Monday, July 28, 2008

Hair raising issues

A sachet of Head and Shoulders which I purchased a couple of weeks back threw me a pleasant surprise.On the cover was written the brand name in three local Indian languages, Hindi, Tamizh and another language which I couldn't quite decipher. Of course being a Tamilian it gave me some sense of satisfaction that fellow citizens of my state were such an important customer base for a hygiene related product. Maybe the next time I sit in a local bus, I don't have to worry about how many sweaty heads before me polluted the seat with the latest lice varieties.

However this smug satisfaction was to be short lived, and instead a totally different line of thought set in when I bought the same company's shampoo bottle instead. The first thing I did after I set my eyes on the bottle was of course to check whether the bottle also had writing in the Indian languages. On the contrary , this one had used just one language, English. Did this mean that the shampoo bottle and the shampoo sachet are intended for a totally different customer base? Was it possible that the shampoo bottles were more used by the middle and upper middle classes who were expected to know English, while the sachets were primarily used by people from the lower strata of the economy. If so, it presents a rather interesting insight into the spending patterns of our society.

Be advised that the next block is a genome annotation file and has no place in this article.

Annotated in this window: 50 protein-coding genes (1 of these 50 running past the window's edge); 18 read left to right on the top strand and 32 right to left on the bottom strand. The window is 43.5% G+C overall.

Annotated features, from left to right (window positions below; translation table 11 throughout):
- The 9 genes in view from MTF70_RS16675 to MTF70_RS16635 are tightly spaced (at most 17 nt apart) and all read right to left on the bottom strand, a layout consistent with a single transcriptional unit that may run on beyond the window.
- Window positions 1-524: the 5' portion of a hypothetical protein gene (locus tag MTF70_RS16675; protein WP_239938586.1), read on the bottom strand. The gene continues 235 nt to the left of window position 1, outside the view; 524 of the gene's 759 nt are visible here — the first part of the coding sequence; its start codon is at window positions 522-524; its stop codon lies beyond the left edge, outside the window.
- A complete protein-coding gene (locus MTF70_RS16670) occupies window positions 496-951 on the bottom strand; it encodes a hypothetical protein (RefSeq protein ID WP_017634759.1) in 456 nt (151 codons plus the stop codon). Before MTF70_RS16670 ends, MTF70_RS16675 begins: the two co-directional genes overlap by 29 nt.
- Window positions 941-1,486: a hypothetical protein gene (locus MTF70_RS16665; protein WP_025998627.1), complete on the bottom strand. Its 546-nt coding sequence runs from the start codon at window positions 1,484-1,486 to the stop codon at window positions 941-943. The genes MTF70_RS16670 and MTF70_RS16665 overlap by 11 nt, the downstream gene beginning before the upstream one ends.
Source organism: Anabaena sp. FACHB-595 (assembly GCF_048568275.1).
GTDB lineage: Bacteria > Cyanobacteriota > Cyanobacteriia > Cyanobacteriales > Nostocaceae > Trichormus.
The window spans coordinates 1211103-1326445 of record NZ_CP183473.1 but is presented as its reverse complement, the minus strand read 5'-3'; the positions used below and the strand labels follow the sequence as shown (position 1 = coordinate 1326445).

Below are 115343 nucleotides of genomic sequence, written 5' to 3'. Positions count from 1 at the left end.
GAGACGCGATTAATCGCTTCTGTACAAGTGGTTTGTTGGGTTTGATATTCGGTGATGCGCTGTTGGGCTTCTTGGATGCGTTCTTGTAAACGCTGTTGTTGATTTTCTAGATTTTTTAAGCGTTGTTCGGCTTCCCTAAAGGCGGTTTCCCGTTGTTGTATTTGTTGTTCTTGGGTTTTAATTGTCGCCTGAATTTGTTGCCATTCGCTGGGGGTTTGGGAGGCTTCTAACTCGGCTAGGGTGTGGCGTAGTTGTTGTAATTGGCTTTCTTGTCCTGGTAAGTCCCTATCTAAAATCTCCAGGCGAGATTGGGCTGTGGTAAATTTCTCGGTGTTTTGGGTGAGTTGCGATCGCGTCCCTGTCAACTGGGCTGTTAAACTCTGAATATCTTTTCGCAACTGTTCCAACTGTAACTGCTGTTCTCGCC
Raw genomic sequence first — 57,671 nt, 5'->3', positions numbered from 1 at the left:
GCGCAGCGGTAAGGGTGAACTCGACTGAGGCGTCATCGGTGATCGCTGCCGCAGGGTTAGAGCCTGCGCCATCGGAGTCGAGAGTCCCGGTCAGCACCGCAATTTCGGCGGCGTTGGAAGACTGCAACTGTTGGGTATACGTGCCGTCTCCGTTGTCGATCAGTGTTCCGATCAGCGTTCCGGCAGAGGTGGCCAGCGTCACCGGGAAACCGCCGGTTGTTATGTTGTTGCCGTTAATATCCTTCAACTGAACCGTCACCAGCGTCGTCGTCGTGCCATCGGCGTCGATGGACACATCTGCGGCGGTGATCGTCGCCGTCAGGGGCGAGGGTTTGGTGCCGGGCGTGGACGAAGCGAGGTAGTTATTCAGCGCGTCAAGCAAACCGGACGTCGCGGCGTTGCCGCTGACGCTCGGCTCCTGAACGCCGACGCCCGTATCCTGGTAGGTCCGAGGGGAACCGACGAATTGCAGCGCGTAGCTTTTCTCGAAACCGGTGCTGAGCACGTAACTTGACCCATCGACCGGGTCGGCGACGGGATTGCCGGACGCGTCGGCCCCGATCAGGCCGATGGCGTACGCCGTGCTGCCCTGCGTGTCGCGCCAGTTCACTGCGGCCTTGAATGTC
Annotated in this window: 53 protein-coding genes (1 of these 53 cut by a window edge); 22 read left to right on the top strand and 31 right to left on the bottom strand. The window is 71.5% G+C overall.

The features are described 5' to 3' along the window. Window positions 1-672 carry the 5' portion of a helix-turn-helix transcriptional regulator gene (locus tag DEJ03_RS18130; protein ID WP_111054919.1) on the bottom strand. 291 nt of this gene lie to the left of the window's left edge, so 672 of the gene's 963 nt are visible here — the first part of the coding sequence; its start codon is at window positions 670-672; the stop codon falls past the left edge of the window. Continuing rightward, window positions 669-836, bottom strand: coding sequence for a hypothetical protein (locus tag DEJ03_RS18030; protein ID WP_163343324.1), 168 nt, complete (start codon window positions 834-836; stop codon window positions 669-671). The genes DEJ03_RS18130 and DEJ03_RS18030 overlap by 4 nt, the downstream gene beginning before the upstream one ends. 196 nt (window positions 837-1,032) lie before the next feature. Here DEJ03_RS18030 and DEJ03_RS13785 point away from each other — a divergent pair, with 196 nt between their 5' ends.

As we go up the income classes we find that people prefer to spend more in bulk, while in the lower levels people would prefer to buy short term even though if they were to buy the bottle they would only benefit in the long run. Is it got to do with something as complex as the mind set that your growing up environment develops in you, or does it come down to something more basic as the amount of cash people have in hand at any given point of time. Also, given that there is a section of people who buy only sachets and not bottles, do they buy them often and therefore at the end of the day their frequency of washing their hair is comparable with those who buy bottles. If that were to be the case, the country's upper classes would have to give up their self righteous claims of being more hygiene conscious just because of their placing in the society.

However one thing which puzzles me is that why would the company not use the local languages even on their bottles. For one I am sure that doing so will help them to connect better with their Indian customers, however few they might be in comparison to the sachet users. For if there is one thing that companies have learnt over a long period of time in history, it is that the more you appeal to the local populace, the more your chances of success.